# Comparative Analysis of National Policies for Electric Vehicle Uptake Using Econometric Models

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School of Environment and Energy, Shenzhen Graduate School, Peking University, Shenzhen 518055, China

College of Environmental Sciences and Engineering, Peking University, Beijing 100871, China

Author to whom correspondence should be addressed.

Received: 30 May 2020
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Revised: 27 June 2020
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Accepted: 6 July 2020
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Published: 13 July 2020

(This article belongs to the Special Issue Electric Systems for Transportation)

As electric vehicles (EVs) have been widely discussed as a promising way to mitigate the effect of climate change, various policies have been implemented across the world to promote the uptake of EVs. Policymakers also paid attention to the density of public charging points. In this paper, we examined the impact of policies on EV markets in the post subsidy era with multiple linear regression analysis using panel data on 13 countries from 2015 to 2018. Five of the independent variables showed significantly positive effects on the 1% level in different regression models: fast/slow charger density, mandate, purchasing restriction and waiver. Subsidies showed significance only on 5% level for battery electric vehicles (BEVs). Financial stimulates have experienced a declining marginal effect, whereas a high density of fast chargers has the most significantly positive effect on EV uptake. This paper suggests policymakers can invest more in completing the public infrastructures of EVs, especially on fast charging points.

In order to lower greenhouse gas (GHG) emissions and to help achieve the goal of climate change mitigation, electric vehicle (EV) adoption has been discussed worldwide. Policies aiming to incentivize consumers have been widely adopted by governments in North America, Europe, and Asia. The effectiveness of policies to increase the market share of EVs has always been discussed in the literature.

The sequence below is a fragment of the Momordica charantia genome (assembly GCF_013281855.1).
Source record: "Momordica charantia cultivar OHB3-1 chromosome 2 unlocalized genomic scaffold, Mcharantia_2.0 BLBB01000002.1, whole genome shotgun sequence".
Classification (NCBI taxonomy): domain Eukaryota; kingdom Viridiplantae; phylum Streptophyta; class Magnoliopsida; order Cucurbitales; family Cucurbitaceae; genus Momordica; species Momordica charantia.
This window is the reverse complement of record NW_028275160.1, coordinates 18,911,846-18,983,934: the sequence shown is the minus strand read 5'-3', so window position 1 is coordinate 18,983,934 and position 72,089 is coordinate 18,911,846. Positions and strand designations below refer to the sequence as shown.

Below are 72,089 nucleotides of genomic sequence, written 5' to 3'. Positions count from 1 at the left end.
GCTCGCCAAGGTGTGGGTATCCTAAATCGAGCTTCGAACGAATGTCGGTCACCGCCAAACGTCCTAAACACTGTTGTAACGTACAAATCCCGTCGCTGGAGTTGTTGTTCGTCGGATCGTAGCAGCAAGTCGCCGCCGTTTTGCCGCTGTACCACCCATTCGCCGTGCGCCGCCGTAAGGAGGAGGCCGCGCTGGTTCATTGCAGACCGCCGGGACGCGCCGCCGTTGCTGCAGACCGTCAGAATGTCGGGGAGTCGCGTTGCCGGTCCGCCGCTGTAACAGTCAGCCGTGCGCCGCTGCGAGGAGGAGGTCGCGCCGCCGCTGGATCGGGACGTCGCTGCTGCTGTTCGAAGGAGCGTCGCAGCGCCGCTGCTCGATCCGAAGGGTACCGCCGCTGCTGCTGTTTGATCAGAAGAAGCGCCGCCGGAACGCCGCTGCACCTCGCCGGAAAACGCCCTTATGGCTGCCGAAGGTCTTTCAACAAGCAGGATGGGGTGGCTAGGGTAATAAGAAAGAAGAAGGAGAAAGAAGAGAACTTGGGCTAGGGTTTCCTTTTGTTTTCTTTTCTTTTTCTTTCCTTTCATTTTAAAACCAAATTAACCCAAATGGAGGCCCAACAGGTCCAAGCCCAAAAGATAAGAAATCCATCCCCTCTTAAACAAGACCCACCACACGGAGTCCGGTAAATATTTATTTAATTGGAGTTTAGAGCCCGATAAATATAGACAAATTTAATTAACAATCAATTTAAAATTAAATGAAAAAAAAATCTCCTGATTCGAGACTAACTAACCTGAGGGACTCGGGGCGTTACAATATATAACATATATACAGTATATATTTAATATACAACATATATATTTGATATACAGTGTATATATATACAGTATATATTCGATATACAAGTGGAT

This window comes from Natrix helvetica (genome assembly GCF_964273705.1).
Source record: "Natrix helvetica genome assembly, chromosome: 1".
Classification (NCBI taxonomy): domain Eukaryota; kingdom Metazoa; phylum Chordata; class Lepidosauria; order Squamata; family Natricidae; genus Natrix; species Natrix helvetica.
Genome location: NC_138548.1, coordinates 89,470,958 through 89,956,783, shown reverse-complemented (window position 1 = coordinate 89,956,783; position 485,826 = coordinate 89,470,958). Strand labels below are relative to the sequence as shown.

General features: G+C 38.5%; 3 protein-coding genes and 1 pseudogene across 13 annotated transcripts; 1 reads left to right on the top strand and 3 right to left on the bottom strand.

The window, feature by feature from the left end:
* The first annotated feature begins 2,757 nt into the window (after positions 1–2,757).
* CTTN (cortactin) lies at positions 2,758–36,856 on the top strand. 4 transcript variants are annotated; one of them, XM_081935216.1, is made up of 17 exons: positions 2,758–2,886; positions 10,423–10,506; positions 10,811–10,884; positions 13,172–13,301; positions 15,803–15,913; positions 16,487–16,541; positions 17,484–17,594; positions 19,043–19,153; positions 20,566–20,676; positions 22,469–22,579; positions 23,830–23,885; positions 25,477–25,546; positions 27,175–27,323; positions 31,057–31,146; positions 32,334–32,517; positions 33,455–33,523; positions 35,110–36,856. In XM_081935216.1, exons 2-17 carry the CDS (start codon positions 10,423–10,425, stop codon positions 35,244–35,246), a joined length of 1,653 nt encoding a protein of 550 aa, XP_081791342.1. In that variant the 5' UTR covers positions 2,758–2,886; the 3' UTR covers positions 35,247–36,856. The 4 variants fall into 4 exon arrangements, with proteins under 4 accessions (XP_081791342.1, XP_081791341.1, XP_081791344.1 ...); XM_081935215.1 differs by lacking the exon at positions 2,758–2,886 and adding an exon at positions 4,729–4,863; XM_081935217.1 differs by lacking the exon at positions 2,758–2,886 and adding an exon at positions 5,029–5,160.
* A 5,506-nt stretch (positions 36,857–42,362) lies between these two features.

We all know that the higher acquisition cost of electric vehicles compared to conventional vehicles is one of the important barriers to adoption, due to R&D investment and fixed asset investment of the car manufactures. For a new environment-friendly technology, the barriers also include the lack of knowledge for consumers and low consumer risk tolerance [1], leading to an inefficient allocation of goods and services, known as a market failure in economics. Thus, adopting policy incentives is reasonable to fix the market.

As for electric vehicles, policy incentives include financial incentives and non-financial incentives. Table 1 is adapted from reports of International Energy Agency (IEA), listing the existing policies in some selected countries in 2018/2019 [2]. Financial incentives consist of direct purchasing subsidy, registration/emission/tax fee exemption, etc., which are most widely used worldwide to lower the initial purchasing cost and cost in daily use. The authors of [3] studied financial and tax incentive policies in Norway based on a survey and found that tax exemptions were significant motivators for more than 80% of the respondents. Moreover, [4] concluded that the markets with high EV penetration, such as Norway, the Netherlands, and the State of California, were mainly attributed to supportive incentive policies. However, existing literatures have conflicting results regarding the effectiveness of financial incentives. The authors of [5] found that financial incentives were significantly correlated to EV uptake, whereas [6] showed a very weak correlation between purchase subsidies and consumers’ willingness to buy EVs. There are literatures show that repealing incentives may result in a sharp drop in sales. For example, the U.S. state Georgia experienced a drop in EV sales by over 80% after the state government repealed the tax credit [7] and [8] found that when subsidies and tax exemption for EVs are abrogated with no change to other policies, the market share of EVs will suffer a sharp fall by 42%. Thus, it is important to explore the crucial factors influencing EV adoption.

As substitutes and complements of financial incentives, non-financial incentives and public charging infrastructures also matter a lot to EV adoption. Non-financial incentive policies are designed for the convenience of EV users and vary across countries, such as free parking policy, toll tax exemption, highway lane excess, etc. The authors of [3] supported that convenience measures such as free parking are very effective for an increase in EV sales using stated preference (SP) data. Based on a large number of EV consumers, free access to bus lanes and exemption from toll taxes were the crucial factors for EV adoption. Furthermore, [9] attributed about 25% of California’s EV sales to high-occupancy vehicle (HOV) lane access policy. However, [10] demonstrated that access to bus lanes and road toll waivers are not statistically significant, whereas charging infrastructures are a strong predictor to EV adoption. The authors of [5] drew a similar conclusion regarding the relationship between the market share of electric vehicles and the number of charging stations per capita on national level.